The American Civil Liberties Union (ACLU) has come under fire for their legal support of organizers of the “Unite the Right” white supremacist rally held last weekend in Charlottesville, to include being blamed by Virginia Governor Terry McAuliffe for the rally where the violence unfolded.
Speaking to National Public Radio, Governor McAuliffe said:
The City of Charlottesville asked for that to be moved out of downtown Charlottesville to a park about a mile and a half away to a park with a lot of open fields. That was the place where it should have been,” McAuliffe said. “We were unfortunately sued by the ACLU. The judge ruled against us. That rally should not have been in the middle of downtown.”
The ACLU has now responded with their own forceful defense of their work, citing their long commitment to the First Amendment and free speech in the United States. Both Anthony Romero, executive director of the ACLU, and Claire Gastanaga, executive director for ACLU of Virginia, issued statements rebuking Gov. McAuliffe’s statement to the media.
The ACLU of Virginia does not support violence. We do not support Nazis. We support the Constitution and laws of the United States,” Gastanaga wrote, “But let’s be clear: our lawsuit challenging the city to act constitutionally did not cause violence nor did it in any way address the question whether demonstrators could carry sticks or other weapons at the events. We asked the city to adhere to the U.S. Constitution and ensure people’s safety at the protest. It failed to do so.”
Romero, speaking more broadly about the ACLU’s efforts across the United States, wrote directly to the core issue of free speech and assembly that is being openly debated across the country right now.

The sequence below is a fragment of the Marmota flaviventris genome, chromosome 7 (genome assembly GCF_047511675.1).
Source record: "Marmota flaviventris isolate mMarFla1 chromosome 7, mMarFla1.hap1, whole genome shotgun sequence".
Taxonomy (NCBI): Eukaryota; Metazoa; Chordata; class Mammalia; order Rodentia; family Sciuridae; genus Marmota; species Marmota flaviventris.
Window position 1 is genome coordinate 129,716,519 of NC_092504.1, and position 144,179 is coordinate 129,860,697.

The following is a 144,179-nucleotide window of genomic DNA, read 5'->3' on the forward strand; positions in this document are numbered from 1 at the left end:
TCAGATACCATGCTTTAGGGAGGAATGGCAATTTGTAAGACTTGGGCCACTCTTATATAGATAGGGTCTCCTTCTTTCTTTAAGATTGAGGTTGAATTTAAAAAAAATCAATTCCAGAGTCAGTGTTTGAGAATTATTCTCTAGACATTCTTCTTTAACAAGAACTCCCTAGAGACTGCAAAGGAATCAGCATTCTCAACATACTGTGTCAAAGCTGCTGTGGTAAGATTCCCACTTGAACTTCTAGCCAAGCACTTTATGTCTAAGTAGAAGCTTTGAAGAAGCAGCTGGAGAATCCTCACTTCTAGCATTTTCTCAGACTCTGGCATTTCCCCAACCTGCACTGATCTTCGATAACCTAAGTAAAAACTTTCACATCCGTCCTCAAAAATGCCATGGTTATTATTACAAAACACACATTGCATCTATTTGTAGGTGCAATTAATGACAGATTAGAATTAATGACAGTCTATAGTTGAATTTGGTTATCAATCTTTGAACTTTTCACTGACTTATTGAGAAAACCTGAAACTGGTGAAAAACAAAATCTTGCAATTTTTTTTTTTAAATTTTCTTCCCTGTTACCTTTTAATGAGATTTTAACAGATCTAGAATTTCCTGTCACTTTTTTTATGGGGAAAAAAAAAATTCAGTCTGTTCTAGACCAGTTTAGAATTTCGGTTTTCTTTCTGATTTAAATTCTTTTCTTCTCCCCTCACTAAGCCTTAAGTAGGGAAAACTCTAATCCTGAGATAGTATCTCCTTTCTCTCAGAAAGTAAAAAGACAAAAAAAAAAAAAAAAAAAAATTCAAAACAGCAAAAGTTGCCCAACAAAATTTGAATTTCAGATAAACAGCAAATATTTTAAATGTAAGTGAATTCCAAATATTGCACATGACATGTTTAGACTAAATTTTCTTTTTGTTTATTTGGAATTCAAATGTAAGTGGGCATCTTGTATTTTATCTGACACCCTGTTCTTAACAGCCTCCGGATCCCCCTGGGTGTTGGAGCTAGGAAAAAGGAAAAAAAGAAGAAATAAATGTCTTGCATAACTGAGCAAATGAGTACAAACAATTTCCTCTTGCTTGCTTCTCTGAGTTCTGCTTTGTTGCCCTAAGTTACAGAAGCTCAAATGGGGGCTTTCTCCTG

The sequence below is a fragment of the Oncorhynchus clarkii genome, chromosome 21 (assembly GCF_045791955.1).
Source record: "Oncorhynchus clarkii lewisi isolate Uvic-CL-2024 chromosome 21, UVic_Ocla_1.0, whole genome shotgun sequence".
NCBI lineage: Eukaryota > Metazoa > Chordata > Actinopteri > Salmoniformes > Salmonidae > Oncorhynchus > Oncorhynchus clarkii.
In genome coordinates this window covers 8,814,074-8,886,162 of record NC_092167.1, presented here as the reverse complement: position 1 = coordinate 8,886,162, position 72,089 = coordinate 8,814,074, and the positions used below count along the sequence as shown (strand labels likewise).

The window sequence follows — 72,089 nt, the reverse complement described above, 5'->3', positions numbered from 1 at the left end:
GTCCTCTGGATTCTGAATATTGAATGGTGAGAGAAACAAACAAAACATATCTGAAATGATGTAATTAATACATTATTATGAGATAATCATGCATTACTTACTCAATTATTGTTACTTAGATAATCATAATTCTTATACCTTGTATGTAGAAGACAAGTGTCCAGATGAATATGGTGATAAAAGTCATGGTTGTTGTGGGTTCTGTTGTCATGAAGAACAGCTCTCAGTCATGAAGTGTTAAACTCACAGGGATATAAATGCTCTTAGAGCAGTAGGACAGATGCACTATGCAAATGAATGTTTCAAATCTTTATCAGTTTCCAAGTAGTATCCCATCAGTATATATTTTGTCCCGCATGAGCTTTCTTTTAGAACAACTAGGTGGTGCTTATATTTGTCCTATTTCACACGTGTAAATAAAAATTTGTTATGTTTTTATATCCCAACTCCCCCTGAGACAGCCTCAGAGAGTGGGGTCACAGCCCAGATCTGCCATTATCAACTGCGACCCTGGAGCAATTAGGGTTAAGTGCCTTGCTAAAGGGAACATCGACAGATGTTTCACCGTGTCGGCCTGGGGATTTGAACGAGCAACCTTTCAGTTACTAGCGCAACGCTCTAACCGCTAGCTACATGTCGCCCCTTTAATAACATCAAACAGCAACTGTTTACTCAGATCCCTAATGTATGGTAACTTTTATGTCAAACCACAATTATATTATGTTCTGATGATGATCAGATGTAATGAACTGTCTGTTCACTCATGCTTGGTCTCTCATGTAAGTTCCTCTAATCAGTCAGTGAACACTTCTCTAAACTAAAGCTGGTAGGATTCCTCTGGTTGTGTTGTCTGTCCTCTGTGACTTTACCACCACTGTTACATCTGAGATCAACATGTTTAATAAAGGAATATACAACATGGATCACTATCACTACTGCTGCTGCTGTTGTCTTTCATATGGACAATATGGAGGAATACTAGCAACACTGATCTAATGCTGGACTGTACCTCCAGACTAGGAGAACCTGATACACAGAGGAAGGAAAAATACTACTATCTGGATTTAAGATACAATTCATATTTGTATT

We fundamentally believe that our democracy will be better and stronger for engaging and hearing divergent views. Racism and bigotry will not be eradicated if we merely force them underground. Equality and justice will only be achieved if society looks such bigotry squarely in the eyes and renounces it.”
“Violence — even when accompanied by speech — does not garner the protection of the First Amendment. It is also true that the airing of ideas — no matter how repugnant or loathsome — does not necessarily lead to violence. The violence of this weekend was not caused by our defense of the First Amendment.”
The ACLU has a long history of defending the free speech rights of hate groups like the KKK, American Nazis, and similar organizations. Most famously and commonly invoked example was their successful defense of the 1977 Nazi march through Skokie, Illinois, a community densely populated with Jewish survivors of the Holocaust.
Since their defense of “Unite the Right” organizer Jason Kessler’s constitutional rights, the ACLU has sounded like a lone voice invoking constitutional rights in the ongoing discussion over hate groups and the effect of their message on society.
Many supporters of the ACLU have vocalized their intent to stop donating and supporting the ACLU over their defense of white nationalist speech.
Image by Evan Nesterak via Wikipedia